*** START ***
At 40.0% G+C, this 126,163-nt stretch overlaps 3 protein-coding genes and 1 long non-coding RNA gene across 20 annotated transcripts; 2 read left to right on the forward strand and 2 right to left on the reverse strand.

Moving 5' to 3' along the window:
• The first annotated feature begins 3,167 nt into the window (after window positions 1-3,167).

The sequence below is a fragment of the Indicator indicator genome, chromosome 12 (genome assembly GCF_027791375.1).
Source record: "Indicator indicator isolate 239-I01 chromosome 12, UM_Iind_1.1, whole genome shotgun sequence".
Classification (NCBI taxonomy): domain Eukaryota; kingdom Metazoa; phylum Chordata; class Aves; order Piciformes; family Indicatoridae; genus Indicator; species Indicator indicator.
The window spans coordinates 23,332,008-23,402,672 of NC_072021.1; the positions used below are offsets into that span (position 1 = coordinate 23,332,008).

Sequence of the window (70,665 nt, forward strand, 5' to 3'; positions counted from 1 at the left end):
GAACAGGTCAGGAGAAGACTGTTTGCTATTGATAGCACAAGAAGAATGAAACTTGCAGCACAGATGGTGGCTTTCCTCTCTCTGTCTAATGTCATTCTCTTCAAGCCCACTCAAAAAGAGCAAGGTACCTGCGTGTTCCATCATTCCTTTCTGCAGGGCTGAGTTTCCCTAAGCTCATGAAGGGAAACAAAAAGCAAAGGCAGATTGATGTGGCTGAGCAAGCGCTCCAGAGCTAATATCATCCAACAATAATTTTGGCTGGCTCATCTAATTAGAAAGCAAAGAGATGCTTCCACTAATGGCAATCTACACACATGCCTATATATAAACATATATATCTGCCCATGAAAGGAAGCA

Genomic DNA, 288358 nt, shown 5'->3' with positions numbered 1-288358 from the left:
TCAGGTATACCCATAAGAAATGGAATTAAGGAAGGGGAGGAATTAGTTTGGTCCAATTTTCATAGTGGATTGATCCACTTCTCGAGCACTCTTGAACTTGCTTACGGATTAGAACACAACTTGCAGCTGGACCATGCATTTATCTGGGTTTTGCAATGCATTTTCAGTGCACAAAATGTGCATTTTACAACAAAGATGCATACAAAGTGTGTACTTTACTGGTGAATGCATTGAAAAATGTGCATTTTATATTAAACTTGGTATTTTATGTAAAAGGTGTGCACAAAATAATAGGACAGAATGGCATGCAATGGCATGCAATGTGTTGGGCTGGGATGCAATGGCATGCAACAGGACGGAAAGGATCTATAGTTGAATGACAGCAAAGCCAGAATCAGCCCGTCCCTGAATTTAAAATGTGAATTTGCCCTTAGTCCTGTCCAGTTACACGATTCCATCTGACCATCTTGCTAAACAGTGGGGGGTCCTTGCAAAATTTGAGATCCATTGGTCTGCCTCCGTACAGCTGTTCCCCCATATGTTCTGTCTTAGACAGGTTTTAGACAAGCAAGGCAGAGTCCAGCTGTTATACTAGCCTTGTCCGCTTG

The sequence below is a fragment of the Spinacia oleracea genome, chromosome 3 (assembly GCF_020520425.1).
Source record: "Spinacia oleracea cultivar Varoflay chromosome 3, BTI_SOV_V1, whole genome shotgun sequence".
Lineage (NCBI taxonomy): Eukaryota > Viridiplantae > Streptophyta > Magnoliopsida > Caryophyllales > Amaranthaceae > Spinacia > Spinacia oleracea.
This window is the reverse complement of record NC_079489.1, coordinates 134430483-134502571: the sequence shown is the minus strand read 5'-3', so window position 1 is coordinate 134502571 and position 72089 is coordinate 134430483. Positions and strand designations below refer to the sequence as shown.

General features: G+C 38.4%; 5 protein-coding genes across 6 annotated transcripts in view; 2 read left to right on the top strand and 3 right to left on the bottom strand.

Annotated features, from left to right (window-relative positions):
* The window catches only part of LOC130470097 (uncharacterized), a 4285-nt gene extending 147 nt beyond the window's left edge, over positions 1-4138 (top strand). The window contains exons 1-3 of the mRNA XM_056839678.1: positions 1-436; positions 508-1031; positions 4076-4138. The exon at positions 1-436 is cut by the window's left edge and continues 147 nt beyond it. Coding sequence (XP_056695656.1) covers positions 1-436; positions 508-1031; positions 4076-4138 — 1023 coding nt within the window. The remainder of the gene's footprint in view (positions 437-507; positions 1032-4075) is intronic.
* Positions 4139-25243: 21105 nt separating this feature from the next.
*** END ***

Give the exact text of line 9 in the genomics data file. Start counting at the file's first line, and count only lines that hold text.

GAACAGGTCAGGAGAAGACTGTTTGCTATTGATAGCACAAGAAGAATGAAACTTGCAGCACAGATGGTGGCTTTCCTCTCTCTGTCTAATGTCATTCTCTTCAAGCCCACTCAAAAAGAGCAAGGTACCTGCGTGTTCCATCATTCCTTTCTGCAGGGCTGAGTTTCCCTAAGCTCATGAAGGGAAACAAAAAGCAAAGGCAGATTGATGTGGCTGAGCAAGCGCTCCAGAGCTAATATCATCCAACAATAATTTTGGCTGGCTCATCTAATTAGAAAGCAAAGAGATGCTTCCACTAATGGCAATCTACACACATGCCTATATATAAACATATATATCTGCCCATGAAAGGAAGCA